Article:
When you kiss the pale lips of Death in that manner, you corrupt your soul to become obsessed with power and nothing but power.  That’s what President Death’s “health-insurance reform” is really about.

February 26, 9:45 am | [comment link]
2. Reid Hamilton wrote:

Trad Catholic, I am a Democrat.  I am not crazy about the Senate health care bill that is now on the table - effectively the only proposal we have to work with at this point.  I would have preferred a single-payer system.  Failing that, I would have preferred to expand Medicare by making it available to younger persons.  Failing that, I would have preferred a public option.  Failing that, I would have preferred the revocation of the anti-trust exemption for health insurance companies.  All of these alternatives have been either given away ab initio or negotiated away in the name of bipartisanship.  I assure you that for my part, none of them are motivated by “lust for power.”

Six months of work by the Senate Finance Committee (Max Baucus, chair), involving concession after concession to the Republicans has at the end resulted in zero Republican votes for the bill.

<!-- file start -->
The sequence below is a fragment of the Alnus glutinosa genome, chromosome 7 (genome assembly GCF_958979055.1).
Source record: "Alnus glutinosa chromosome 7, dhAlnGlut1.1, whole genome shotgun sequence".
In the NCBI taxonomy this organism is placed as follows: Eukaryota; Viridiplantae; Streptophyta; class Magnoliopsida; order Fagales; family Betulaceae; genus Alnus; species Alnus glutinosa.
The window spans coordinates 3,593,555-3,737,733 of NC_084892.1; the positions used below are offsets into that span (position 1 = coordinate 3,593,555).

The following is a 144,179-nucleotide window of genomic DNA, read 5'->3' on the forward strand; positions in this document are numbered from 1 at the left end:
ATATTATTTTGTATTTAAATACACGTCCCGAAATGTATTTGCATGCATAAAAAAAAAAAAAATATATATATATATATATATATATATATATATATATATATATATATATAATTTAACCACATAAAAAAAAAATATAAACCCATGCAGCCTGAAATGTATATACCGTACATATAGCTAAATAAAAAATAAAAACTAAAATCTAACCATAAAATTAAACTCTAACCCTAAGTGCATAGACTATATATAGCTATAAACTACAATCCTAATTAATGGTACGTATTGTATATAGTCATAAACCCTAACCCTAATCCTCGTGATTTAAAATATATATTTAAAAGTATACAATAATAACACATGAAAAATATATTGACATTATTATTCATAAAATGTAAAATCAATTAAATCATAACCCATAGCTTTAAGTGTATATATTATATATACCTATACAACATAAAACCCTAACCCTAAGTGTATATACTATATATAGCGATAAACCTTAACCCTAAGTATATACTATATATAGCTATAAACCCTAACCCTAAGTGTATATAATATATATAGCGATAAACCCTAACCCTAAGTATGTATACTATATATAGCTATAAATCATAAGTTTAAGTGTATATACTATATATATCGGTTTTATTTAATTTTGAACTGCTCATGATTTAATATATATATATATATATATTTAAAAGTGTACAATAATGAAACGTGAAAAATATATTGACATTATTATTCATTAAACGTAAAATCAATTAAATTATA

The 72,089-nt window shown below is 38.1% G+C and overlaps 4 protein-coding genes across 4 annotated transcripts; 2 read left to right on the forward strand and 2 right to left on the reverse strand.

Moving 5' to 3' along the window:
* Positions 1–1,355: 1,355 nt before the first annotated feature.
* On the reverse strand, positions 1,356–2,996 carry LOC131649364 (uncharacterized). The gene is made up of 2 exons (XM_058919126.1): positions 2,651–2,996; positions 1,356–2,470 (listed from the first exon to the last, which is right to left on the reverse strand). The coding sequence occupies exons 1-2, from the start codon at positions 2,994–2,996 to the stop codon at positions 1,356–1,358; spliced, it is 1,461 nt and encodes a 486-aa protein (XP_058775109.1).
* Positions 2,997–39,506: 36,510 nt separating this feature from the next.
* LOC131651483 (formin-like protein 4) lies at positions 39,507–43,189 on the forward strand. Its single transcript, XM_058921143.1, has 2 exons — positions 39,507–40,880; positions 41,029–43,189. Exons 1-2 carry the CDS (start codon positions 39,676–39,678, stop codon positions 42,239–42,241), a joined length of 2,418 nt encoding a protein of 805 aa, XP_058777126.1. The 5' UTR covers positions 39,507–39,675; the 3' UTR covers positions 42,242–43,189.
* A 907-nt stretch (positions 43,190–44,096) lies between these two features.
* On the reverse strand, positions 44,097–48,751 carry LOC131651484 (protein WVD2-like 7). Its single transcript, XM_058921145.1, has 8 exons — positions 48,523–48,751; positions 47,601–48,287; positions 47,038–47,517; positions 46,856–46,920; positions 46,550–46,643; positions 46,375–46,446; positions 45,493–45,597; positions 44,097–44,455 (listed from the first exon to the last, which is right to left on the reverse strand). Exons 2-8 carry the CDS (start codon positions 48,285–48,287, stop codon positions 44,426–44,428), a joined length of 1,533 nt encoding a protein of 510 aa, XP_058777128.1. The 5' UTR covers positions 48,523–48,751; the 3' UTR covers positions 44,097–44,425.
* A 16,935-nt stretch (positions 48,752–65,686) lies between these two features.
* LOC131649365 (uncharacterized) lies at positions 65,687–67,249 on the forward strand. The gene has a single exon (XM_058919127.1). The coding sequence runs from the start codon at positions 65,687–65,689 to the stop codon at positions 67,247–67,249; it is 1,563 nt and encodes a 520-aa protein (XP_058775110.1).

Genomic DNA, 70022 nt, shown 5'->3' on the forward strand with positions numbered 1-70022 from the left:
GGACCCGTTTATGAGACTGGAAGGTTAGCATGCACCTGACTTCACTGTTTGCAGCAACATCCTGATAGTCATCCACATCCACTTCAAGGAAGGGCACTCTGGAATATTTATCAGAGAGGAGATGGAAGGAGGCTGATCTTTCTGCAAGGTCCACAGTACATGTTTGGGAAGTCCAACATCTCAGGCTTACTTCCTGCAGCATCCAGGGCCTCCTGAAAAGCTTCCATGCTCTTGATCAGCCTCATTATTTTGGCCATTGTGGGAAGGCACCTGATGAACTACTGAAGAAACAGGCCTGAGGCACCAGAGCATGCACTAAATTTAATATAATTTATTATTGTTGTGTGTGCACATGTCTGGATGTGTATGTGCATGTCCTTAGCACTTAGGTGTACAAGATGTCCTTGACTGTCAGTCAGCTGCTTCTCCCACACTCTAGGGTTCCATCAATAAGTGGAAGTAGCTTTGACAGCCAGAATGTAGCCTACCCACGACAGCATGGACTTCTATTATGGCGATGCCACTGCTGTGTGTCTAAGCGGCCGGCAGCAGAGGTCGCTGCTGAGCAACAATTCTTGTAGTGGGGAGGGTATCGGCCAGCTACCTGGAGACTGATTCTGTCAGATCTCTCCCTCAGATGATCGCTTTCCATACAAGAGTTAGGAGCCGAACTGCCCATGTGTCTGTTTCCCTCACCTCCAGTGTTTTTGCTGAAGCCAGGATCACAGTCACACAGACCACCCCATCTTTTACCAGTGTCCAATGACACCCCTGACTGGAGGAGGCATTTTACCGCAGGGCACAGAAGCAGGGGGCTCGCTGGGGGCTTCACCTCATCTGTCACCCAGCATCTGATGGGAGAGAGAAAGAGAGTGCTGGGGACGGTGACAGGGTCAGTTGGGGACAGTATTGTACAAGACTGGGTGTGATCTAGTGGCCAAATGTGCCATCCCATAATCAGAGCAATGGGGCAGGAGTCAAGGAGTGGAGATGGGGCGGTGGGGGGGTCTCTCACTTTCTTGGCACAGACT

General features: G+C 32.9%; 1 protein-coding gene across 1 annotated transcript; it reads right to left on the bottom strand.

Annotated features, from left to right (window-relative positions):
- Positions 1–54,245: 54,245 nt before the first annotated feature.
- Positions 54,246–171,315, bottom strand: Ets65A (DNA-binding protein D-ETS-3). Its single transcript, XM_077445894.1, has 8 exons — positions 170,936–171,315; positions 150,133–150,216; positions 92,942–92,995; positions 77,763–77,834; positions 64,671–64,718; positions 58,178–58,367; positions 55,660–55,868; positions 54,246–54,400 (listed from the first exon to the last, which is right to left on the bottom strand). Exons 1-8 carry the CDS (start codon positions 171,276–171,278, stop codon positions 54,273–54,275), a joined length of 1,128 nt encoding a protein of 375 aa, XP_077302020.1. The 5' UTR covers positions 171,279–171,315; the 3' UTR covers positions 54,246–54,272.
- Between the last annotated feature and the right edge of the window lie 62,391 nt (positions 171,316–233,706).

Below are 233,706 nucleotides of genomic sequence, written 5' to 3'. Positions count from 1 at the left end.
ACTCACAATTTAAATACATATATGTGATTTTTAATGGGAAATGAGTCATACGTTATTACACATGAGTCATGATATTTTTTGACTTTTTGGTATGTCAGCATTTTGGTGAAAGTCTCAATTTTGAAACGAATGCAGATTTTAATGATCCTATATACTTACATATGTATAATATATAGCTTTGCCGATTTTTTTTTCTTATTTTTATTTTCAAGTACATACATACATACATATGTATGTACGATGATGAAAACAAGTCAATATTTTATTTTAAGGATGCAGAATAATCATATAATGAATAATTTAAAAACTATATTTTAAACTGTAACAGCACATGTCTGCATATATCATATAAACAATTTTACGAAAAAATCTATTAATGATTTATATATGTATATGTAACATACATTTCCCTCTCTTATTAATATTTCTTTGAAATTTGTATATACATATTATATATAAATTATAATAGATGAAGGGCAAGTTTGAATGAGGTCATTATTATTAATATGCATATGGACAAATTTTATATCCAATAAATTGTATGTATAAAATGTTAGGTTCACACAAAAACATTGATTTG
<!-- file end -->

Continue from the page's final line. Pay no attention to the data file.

If Democrats were interested only in power, they might take the Republicans up on the “blank sheet of paper” option and return to a bill that would be much more to the liking of their progressive wing (including me).

Politicians are venal and greedy, you bet.  Politics is a messy process, for sure.  But the reality is that people are going bankrupt and dying at the hands of the present system.  Something must be done.  I believe the present proposal, inadequate and messy as it is, is the best we are going to get. 

I presume when you say, “[t]his was never about actually improving healthcare for people who need help,” you are speaking in hyperbole.  If you mean it literally, then I will personally assure you that it is not true.  If not, I’d be glad if we could dispense with the overinflated rhetoric and try to resolve real issues for real people.

February 26, 11:29 am | [comment link]
3. JustOneVoice wrote:

  All of these alternatives have been either given away ab initio or negotiated away in the name of bipartisanship.

  By they time these were given away or negotiated away, the Republicans were not even in the room.  There are a few Democrats that realize the damage done by the cost of what is being proposed and the problems with the government managing and running health care insurance instead of just regulating it, is worse than any potential good that would come of it.  The Democrats can’t even come up with a plan their own people can agree on.